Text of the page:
Those of you who read a lot will know the feeling that overcomes us as we near the end of a thrilling novel. The finish line is in sight and the tension is building. We ask ourselves the questions. Will the hero survive? Will the heroine finally find marital happiness? We have this irresistible urge to read a lot faster so we can come to the “happily ever after” at the end of the book. We can so easily do the same thing with the Bible or in our observance of Holy Week.
- HOLY SATURDAY
This has been the strangest Easter not only in our living memory but in the lives of Christians all over the world. For the first time in history, church doors have been shut globally and Christians have had to celebrate in their homes or by watching online services. In a normal year Christians may gather on Maundy Thursday evening for a Tenebrae Service. Most Christians gather for Good Friday services but all Christians will celebrate Resurrection Sunday. In our observance of Holy Week we can do the same thing as we do when reading a gripping novel. Jump straight from Good Friday to celebrate Christ’s conquest of death on Easter Sunday. But what about Saturday? How do you think the disciples felt that first Saturday? Sorrow? Numbness? Despair? Hopelessness?
- READ – MATTHEW 27:62-66; HEBREWS 2:10, 14-18
We must not rush too quickly to the triumph of Christ’s resurrection. Let us meditate on the events that transpired that first Easter Saturday. I know that we are all frustrated by being in lockdown – no sunrise service or Easter Sunday service at church. The disciples that first Easter Saturday were also in a state of lockdown (John 20:19).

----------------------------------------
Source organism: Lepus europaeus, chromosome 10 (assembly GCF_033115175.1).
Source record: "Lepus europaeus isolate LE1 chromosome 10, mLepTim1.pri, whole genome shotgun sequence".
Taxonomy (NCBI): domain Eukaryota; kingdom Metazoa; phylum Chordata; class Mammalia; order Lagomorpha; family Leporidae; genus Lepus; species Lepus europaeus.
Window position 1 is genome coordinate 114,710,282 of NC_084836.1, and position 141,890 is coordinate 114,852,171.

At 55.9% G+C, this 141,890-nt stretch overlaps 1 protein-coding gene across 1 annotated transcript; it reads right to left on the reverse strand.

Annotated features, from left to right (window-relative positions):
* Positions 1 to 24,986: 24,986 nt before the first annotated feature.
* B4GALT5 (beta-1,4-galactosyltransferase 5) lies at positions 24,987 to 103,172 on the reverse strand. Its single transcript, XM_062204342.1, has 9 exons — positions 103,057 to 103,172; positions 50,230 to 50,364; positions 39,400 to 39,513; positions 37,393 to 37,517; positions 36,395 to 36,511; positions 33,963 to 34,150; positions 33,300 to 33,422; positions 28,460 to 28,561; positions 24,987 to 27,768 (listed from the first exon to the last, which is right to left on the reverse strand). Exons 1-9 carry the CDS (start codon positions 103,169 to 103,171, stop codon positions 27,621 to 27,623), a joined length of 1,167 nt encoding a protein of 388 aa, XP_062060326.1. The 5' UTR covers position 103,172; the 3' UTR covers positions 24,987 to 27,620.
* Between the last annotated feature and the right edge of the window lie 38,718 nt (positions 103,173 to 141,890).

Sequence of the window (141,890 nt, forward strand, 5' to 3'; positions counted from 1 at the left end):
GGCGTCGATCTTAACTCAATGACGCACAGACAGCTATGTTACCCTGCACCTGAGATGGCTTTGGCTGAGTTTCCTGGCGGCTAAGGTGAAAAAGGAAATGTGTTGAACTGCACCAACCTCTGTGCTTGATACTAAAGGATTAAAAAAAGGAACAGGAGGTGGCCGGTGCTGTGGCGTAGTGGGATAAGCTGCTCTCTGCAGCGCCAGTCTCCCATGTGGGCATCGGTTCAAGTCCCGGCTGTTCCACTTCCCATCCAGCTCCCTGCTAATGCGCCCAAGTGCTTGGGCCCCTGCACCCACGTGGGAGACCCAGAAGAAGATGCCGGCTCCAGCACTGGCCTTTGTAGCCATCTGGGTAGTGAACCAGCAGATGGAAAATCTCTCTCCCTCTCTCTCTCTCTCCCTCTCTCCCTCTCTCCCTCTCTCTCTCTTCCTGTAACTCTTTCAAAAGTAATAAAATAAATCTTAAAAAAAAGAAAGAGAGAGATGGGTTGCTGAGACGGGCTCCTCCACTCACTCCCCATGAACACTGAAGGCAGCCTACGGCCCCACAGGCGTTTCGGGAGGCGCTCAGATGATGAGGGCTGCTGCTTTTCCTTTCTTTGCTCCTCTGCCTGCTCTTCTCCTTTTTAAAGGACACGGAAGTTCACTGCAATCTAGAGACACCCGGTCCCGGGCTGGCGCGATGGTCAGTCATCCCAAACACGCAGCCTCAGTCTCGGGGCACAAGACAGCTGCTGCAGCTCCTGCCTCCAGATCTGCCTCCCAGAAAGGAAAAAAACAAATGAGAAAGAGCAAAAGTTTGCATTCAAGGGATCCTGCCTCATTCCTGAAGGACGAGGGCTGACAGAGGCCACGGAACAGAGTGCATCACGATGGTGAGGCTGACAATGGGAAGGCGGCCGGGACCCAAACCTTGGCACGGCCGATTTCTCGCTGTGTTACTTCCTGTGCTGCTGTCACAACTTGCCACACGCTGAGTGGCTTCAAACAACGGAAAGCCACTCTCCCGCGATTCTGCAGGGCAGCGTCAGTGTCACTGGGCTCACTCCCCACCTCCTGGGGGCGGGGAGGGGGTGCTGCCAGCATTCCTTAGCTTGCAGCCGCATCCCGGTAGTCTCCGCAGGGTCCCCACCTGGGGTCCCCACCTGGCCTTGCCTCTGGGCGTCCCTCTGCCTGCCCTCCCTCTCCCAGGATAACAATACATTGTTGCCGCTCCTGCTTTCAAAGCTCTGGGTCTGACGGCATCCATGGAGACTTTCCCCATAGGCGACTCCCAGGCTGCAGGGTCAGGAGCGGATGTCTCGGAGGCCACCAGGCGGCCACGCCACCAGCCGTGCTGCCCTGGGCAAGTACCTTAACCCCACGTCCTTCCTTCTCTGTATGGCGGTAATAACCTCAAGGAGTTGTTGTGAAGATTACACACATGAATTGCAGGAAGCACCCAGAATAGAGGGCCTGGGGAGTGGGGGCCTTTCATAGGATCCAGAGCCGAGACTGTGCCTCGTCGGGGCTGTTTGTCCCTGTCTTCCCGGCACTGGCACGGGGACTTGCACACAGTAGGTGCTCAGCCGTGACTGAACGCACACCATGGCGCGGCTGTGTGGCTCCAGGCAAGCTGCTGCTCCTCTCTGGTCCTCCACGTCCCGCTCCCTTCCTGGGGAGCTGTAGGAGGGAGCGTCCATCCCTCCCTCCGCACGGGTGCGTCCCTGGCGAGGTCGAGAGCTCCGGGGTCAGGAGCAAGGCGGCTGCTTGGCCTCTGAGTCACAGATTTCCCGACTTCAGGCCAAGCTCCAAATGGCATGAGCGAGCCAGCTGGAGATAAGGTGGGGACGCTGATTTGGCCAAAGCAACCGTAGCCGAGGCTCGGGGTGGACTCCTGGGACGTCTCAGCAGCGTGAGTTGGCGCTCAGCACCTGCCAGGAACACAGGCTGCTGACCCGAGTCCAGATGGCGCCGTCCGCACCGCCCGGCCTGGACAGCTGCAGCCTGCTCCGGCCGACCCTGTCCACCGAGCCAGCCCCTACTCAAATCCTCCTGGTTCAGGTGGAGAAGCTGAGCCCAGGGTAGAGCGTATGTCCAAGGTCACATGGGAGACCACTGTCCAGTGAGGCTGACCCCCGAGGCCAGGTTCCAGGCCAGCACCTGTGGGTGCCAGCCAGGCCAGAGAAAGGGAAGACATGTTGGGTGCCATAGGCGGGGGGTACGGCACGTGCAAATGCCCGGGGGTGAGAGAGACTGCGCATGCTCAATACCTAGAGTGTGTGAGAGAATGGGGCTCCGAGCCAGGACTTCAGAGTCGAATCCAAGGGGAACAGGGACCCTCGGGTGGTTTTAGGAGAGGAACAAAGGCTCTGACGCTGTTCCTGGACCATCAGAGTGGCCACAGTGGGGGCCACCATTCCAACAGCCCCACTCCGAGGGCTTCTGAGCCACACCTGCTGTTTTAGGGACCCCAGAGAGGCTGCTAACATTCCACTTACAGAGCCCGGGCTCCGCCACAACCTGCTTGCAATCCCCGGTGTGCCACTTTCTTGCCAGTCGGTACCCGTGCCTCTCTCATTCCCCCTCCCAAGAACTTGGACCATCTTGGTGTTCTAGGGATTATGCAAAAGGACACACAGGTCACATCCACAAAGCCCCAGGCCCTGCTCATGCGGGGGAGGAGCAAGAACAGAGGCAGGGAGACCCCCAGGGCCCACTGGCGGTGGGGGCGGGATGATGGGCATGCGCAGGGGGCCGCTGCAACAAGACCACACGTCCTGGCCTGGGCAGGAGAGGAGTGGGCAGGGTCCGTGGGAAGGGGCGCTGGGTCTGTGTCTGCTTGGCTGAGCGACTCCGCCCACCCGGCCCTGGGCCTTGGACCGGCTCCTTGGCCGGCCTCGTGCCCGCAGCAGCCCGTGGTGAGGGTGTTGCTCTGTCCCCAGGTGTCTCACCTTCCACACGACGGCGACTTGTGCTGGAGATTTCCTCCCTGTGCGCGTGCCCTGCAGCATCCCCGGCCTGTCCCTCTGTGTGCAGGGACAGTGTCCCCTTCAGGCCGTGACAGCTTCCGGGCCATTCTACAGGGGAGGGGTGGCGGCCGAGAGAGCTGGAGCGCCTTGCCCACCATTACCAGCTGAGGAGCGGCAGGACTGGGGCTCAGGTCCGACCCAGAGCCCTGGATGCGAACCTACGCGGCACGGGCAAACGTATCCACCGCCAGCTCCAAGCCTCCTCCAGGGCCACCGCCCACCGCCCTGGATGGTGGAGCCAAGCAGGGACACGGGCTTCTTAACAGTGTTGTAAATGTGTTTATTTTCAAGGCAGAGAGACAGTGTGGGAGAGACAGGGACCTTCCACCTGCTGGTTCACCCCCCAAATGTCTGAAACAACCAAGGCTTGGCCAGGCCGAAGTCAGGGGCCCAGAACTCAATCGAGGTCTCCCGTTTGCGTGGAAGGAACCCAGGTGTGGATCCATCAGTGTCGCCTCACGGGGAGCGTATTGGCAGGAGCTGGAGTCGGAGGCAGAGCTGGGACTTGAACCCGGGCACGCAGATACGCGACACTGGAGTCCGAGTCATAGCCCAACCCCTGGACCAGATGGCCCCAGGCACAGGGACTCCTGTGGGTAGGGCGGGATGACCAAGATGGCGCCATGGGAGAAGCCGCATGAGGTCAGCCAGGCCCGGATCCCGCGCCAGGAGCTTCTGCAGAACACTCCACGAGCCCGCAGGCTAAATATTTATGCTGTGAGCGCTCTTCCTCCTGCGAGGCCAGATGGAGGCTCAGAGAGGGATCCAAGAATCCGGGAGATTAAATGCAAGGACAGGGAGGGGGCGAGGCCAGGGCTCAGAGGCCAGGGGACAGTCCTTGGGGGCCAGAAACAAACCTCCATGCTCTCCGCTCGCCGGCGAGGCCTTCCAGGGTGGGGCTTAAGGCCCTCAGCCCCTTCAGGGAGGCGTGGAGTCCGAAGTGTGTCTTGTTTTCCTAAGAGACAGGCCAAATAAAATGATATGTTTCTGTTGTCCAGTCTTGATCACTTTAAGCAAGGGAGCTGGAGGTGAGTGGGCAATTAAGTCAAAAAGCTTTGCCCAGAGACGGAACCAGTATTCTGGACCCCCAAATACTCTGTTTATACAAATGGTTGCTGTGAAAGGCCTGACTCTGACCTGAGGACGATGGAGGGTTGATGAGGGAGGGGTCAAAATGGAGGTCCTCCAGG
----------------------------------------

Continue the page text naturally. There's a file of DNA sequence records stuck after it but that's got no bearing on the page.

a) SATURDAY’S CHILDREN
Saturday’s children are characterised by gloomy despair. What happened on that first Easter Saturday? The Scriptures have very little to say. In Matthew 27:62-66 we are told what the Jewish religious authorities did. In vrs 63 we are told that although they were convinced that Jesus was a deceiver they nevertheless remembered what Jesus had said about rising again. They did not want to entertain the possibility of Jesus’ disciples returning to the tomb to steal the body and claim that he had been raised. They requested Pontius Pilate to secure the tomb until the third day had passed. Pilate was happy to comply and dispatched a guard of fighting men to guard the tomb and affix the Roman seal on it. Anyone who tried to move the stone would have broken the seal and incurred the wrath of the Roman soldiers.